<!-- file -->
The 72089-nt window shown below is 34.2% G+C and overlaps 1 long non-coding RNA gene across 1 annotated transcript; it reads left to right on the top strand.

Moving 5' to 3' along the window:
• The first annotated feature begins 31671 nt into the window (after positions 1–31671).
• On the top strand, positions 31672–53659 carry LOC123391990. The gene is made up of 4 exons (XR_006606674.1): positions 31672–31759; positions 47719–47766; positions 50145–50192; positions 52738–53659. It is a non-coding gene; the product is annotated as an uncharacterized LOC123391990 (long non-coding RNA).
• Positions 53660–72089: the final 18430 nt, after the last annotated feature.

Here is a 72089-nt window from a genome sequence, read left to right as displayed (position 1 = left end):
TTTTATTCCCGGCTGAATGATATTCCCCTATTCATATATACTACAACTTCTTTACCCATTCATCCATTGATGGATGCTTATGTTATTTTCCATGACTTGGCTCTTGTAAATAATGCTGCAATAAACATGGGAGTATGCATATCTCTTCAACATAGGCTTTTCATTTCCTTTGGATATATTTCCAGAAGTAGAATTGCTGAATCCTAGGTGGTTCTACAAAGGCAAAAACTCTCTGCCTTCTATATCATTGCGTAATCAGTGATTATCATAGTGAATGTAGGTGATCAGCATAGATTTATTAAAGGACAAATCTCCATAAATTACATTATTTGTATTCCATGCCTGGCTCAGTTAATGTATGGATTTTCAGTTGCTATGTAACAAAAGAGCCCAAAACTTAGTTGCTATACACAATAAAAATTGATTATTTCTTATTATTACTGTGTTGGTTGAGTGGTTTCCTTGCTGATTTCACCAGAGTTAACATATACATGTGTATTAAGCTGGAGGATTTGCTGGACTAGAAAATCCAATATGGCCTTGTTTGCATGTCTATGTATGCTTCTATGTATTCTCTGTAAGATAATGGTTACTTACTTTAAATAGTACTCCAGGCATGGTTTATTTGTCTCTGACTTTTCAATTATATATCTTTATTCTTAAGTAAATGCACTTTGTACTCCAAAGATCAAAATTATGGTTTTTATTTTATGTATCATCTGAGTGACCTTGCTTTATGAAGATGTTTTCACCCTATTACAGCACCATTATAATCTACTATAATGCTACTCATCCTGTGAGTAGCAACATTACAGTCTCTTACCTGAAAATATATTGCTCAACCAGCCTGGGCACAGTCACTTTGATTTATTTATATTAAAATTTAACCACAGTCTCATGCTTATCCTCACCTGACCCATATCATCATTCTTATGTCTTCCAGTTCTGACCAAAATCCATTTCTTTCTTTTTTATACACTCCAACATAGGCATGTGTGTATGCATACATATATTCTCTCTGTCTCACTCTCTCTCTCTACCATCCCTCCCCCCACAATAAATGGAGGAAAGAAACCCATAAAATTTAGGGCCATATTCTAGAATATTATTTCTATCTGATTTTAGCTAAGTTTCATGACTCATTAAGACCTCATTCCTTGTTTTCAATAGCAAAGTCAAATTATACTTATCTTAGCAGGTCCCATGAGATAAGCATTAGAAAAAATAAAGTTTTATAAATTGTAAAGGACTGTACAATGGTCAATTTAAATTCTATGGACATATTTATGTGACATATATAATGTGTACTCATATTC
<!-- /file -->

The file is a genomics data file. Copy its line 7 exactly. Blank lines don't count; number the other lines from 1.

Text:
TTTTATTCCCGGCTGAATGATATTCCCCTATTCATATATACTACAACTTCTTTACCCATTCATCCATTGATGGATGCTTATGTTATTTTCCATGACTTGGCTCTTGTAAATAATGCTGCAATAAACATGGGAGTATGCATATCTCTTCAACATAGGCTTTTCATTTCCTTTGGATATATTTCCAGAAGTAGAATTGCTGAATCCTAGGTGGTTCTACAAAGGCAAAAACTCTCTGCCTTCTATATCATTGCGTAATCAGTGATTATCATAGTGAATGTAGGTGATCAGCATAGATTTATTAAAGGACAAATCTCCATAAATTACATTATTTGTATTCCATGCCTGGCTCAGTTAATGTATGGATTTTCAGTTGCTATGTAACAAAAGAGCCCAAAACTTAGTTGCTATACACAATAAAAATTGATTATTTCTTATTATTACTGTGTTGGTTGAGTGGTTTCCTTGCTGATTTCACCAGAGTTAACATATACATGTGTATTAAGCTGGAGGATTTGCTGGACTAGAAAATCCAATATGGCCTTGTTTGCATGTCTATGTATGCTTCTATGTATTCTCTGTAAGATAATGGTTACTTACTTTAAATAGTACTCCAGGCATGGTTTATTTGTCTCTGACTTTTCAATTATATATCTTTATTCTTAAGTAAATGCACTTTGTACTCCAAAGATCAAAATTATGGTTTTTATTTTATGTATCATCTGAGTGACCTTGCTTTATGAAGATGTTTTCACCCTATTACAGCACCATTATAATCTACTATAATGCTACTCATCCTGTGAGTAGCAACATTACAGTCTCTTACCTGAAAATATATTGCTCAACCAGCCTGGGCACAGTCACTTTGATTTATTTATATTAAAATTTAACCACAGTCTCATGCTTATCCTCACCTGACCCATATCATCATTCTTATGTCTTCCAGTTCTGACCAAAATCCATTTCTTTCTTTTTTATACACTCCAACATAGGCATGTGTGTATGCATACATATATTCTCTCTGTCTCACTCTCTCTCTCTACCATCCCTCCCCCCACAATAAATGGAGGAAAGAAACCCATAAAATTTAGGGCCATATTCTAGAATATTATTTCTATCTGATTTTAGCTAAGTTTCATGACTCATTAAGACCTCATTCCTTGTTTTCAATAGCAAAGTCAAATTATACTTATCTTAGCAGGTCCCATGAGATAAGCATTAGAAAAAATAAAGTTTTATAAATTGTAAAGGACTGTACAATGGTCAATTTAAATTCTATGGACATATTTATGTGACATATATAATGTGTACTCATATTC